Renewable energy firms are failing on serious ethical issues, with not one of those assessed "fully meeting" their responsibilities to human rights, as defined by the UN Guiding Principles on Business and Human Rights (UNGP), according to a new report from Business & Human Rights Resource Centre.
Of the 16 largest publicly traded solar and wind companies assessed against the new Renewable Energy and Human Rights benchmark, not one was found to be respecting land rights, and only one has a public commitment on indigenous rights.
Seven of the firms scored less than 10% against the benchmark, while three-quarters scored under 40%, and only two broached 50%, one of which has had allegations of abuse levied against them.
The sector overall has faced allegations of human rights abuse, including killings, threats and land grabs, with at least 197 raised over the past decade, around 40 of which came last year alone.
On the "most important indicators" of basic human rights obligations, the average score for the sector was akin to that of other high-risk industries such as apparel, agriculture products, extractives and ICT manufacturing.
However, despite the poor showing, good practice can be found in the sector, including a wind farm in Mexico owned by the indigenous community, a wind farm project in South Africa that consulted with local communities about jobs and part-ownership, and wind and solar projects in Canada owned by indigenous groups.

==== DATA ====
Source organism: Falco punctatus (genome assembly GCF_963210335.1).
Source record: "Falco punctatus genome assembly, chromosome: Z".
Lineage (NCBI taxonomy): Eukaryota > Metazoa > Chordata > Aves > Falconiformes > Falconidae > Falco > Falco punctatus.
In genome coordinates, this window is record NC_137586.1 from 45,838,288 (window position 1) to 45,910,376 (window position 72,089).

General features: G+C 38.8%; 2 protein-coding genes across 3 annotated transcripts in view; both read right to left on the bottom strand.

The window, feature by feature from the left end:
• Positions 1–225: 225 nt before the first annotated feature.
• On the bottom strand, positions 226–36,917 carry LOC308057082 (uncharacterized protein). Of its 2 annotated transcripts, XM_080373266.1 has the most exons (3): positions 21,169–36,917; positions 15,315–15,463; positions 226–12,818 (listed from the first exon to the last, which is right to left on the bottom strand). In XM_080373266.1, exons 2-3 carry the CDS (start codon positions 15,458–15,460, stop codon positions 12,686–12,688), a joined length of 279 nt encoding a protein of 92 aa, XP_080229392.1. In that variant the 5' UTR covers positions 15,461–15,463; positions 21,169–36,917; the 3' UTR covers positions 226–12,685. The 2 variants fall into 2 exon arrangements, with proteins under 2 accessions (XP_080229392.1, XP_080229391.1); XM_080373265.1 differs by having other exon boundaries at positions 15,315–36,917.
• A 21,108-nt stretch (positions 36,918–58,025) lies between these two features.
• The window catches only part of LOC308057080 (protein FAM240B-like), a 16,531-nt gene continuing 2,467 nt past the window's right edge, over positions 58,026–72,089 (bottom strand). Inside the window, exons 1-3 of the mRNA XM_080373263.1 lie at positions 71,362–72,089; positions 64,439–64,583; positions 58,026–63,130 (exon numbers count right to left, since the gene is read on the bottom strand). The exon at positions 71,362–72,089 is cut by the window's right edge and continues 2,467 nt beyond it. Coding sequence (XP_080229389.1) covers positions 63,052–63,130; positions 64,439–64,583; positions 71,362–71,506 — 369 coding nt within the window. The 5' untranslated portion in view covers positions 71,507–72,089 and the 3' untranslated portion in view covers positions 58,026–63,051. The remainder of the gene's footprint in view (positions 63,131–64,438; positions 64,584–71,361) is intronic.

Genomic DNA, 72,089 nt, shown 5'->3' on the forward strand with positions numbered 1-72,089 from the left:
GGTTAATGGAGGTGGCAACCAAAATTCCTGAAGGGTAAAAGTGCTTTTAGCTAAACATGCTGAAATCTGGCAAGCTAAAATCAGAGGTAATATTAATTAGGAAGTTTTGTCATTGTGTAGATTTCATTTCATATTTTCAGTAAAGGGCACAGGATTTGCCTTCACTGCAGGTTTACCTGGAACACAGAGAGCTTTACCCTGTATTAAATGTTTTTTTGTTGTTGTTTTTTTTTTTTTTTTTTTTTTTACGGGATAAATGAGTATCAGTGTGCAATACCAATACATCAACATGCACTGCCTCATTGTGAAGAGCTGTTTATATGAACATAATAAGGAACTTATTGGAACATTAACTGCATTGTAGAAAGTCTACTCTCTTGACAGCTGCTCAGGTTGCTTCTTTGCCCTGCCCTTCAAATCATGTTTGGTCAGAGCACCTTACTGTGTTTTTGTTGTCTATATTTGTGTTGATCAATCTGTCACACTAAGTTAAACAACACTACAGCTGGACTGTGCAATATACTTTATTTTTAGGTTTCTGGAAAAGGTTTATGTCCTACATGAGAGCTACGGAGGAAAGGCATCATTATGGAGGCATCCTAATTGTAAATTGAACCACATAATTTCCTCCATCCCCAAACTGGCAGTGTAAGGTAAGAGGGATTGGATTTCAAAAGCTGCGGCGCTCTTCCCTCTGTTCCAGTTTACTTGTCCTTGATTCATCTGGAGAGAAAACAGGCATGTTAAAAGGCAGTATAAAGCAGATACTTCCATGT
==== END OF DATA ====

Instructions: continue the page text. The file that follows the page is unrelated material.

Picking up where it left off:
The benchmark is composed of 13 core indicators from the Corporate Human Rights benchmark to assess companies against the UNGP, along with a further 19 indicators developed specifically in relation to the renewable energy industry.
Marti Flacks, deputy director, Business & Human Rights Resource Centre, said: "Renewable energy companies are leading the transition to a net zero-carbon economy as part of the global effort to tackle the climate crisis.
"Unfortunately, this benchmark shows the sector is falling short on human rights, especially on land rights and protecting indigenous people. This not only threatens harm to communities, but risks project delays and increased costs that could put the transition to a net zero-carbon economy in jeopardy.
"These results point the way for renewable energy companies and investors to make improvements to make sure the transition to a net zero-carbon economy is both fast and fair. The best way they can do this is by carrying out human rights due diligence to prevent, identify and mitigate risks throughout their operations and supply chains.
"Best practice exists and should be followed."